iPods & the art of distraction

Thanks to Apple and the launch of the iPod 13 years ago, running was transformed, as you could easily store hours worth of music for any length of run you wanted. Granted, the walkman made this possible years earlier, but unless you ran really slowly, the movement made the music sound shit, CD walkman’s only made this issue worse.

It’s now one of the big choices you make as a runner. Do you run to a carefully chosen playlist on your chosen mp3 player? Or do you run to your own soundtrack & the sounds of nature/car engines?

When I started running, I couldn’t do it without music. I spent more time perfecting my playlist than I did planning my warm up. I would even try to change the music to not have the same playlist twice for the same run. The reason for this, was I might get to a specific song and feel really knackered, and my mental overthinking brain would remember that on the previous run I was feeling ok during that song. All of a sudden The Voice would be ramped up, knowing that this run wasn’t going too well.

If you’ve read the start of this blog, then you’ll know that I now use a lot of my running time to get my head straight on the issues of the day/week/month and to do this I can’t be listening to high energy dance music (or power ballads, as one of my close friends admits he runs too…) So I’ve changed what I listen to quite a bit over the years and to be honest I can’t really say I’ve stuck to one particular choice.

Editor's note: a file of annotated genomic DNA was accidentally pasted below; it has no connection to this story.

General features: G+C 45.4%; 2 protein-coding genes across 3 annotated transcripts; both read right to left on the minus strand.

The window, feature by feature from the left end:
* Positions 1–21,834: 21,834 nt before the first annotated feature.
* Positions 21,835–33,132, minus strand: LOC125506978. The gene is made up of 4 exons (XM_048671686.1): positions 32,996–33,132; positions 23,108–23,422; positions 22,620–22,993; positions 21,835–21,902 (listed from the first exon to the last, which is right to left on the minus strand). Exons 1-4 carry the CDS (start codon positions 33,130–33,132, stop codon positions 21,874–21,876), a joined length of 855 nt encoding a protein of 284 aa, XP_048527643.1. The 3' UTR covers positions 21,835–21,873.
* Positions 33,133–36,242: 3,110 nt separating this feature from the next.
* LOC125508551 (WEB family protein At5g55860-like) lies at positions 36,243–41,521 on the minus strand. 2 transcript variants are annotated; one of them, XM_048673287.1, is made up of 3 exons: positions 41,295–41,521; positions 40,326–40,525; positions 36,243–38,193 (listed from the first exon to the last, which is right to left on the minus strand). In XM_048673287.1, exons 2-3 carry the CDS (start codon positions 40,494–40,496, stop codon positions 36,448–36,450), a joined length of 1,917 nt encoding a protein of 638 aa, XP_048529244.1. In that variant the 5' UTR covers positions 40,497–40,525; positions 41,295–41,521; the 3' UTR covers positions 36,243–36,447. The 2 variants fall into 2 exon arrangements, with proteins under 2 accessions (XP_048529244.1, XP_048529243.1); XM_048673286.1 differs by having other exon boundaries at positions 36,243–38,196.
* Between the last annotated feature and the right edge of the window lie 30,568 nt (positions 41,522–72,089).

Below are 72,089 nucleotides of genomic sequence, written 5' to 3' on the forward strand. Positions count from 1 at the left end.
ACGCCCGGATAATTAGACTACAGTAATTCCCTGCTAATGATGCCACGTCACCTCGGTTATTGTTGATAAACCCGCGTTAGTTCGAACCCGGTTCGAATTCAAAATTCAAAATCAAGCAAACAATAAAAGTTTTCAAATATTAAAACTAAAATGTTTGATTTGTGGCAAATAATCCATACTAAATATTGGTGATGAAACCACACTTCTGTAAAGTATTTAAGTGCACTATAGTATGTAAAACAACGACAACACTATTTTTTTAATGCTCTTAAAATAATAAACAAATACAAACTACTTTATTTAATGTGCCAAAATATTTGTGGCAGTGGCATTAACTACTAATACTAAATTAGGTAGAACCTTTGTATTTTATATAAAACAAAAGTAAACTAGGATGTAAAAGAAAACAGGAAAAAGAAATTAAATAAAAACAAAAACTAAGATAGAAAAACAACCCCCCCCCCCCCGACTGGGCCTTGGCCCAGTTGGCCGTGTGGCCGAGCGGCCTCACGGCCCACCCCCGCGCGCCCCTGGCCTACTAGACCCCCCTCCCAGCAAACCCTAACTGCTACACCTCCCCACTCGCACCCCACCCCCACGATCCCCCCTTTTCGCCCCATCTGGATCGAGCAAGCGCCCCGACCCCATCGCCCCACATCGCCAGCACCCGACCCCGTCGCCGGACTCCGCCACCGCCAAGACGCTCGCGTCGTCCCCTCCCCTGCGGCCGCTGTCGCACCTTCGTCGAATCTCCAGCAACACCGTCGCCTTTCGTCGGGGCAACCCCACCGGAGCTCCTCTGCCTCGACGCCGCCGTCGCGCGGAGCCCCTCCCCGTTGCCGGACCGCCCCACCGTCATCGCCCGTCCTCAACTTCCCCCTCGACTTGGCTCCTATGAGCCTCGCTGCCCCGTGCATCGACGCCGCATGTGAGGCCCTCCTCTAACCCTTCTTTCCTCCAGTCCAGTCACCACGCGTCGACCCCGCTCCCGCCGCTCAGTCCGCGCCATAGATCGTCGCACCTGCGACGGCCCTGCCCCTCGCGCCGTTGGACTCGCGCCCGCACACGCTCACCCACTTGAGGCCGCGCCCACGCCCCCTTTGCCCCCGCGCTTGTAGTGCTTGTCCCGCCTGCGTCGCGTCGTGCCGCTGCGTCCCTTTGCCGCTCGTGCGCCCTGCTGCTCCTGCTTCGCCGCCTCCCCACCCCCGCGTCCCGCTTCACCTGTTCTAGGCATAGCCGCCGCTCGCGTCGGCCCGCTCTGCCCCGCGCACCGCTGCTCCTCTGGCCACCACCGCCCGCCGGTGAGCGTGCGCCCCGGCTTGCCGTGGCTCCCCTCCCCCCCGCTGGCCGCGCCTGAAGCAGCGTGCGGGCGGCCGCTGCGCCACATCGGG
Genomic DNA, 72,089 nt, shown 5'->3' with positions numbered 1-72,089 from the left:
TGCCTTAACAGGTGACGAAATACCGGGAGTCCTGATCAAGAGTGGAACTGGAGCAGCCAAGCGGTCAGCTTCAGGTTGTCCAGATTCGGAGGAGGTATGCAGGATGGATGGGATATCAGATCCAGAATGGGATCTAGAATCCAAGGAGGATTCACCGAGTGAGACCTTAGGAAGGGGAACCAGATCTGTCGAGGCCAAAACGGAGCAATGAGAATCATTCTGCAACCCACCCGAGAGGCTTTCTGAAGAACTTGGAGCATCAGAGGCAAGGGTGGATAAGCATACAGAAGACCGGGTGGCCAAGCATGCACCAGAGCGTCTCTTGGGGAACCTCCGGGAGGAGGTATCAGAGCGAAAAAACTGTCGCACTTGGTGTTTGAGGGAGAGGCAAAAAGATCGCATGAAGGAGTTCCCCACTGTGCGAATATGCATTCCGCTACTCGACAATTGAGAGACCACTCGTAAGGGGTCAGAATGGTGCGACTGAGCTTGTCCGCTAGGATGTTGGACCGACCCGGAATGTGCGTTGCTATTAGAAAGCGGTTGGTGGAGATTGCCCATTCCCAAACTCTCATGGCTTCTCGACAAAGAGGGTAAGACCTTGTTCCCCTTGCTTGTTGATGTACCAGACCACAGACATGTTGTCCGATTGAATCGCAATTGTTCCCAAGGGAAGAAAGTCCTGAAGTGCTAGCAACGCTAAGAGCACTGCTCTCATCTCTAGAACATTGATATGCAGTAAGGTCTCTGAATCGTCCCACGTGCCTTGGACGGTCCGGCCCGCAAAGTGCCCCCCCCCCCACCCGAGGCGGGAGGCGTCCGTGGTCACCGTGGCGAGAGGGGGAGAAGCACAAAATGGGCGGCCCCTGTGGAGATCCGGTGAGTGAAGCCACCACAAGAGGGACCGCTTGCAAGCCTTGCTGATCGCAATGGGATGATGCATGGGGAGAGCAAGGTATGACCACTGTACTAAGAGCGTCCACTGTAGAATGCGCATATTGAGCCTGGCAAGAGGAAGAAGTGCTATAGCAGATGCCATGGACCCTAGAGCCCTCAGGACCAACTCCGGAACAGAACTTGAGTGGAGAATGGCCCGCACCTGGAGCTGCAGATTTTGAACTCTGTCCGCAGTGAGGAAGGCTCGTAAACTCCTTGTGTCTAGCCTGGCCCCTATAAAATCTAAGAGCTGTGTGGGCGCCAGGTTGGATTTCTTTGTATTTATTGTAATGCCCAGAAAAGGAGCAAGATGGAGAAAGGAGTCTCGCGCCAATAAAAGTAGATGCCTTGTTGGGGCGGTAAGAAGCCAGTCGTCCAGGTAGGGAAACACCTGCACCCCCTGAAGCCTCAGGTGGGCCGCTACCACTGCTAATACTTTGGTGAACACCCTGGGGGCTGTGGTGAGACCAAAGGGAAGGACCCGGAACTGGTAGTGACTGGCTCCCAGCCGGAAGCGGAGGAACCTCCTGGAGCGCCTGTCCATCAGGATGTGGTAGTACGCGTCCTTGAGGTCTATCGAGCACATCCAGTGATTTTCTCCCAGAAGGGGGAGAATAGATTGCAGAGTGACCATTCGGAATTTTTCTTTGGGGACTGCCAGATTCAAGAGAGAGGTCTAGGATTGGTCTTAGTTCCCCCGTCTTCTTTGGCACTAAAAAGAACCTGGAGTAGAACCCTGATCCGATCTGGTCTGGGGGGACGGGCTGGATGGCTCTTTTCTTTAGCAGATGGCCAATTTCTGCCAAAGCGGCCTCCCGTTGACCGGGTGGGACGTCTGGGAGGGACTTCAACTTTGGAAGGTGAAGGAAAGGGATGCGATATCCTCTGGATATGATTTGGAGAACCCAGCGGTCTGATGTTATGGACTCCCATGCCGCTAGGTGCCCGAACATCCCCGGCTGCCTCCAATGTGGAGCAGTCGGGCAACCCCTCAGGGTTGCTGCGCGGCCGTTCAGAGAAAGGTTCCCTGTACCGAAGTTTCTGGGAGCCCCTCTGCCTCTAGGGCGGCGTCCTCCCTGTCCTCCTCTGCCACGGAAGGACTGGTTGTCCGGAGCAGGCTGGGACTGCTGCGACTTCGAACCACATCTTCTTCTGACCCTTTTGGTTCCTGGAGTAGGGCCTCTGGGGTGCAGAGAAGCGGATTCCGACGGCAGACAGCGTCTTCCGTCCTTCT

Some runs I still like a good club mix to run to, some runs I like nothing at all but the little angel on one shoulder and the wee devil on the other, fighting over who gets to choose my mood that day. But a third option, which again is down to the iPod generation is the podcast.

As your runs get longer, and The Voice gets more and more anxious for you to stop, a lot of folk need a distraction, which is where the music comes in. But I also find nothing works better in terms of distraction than a decent podcast. For me, I listen to football podcasts like the guardian Football Weekly or Scottish Football’s Off The Ball, or another option is listening to comedians. Richard Herring & Doug Stanhope both have great podcasts.

After the initial 5-10 minute burn of any run, when you feel knackered immediately, its common to get into a rhythm where you lose the concept of being tired and you just motor through the miles. When you’re listening to a person or persons chatting about something you are interested in, or a good stand up routine, it helps you zone out to this rhythm phase, distracting your mind from the reality that you’ve now spent over 40 mins hammering your bodyweight through your knee joints and feet & onto concrete. The one drawback of comedy podcasts is the chance of you looking like an oddball jogging up the main street in your running gear, sniggering away to yourself but if it helps get folk out your way then it’s not all bad.

A huge percentage of runners use mp3 devices & earphones now, but I wonder how much of them listen only to music when they are running? My brain can get used to distraction techniques if I over use them (Oh to be a simpleton) so I’m always on the lookout for something new.

Does anyone else have any specific things they listen to, to get them through each run? I’d be interested to know.

Graeme.

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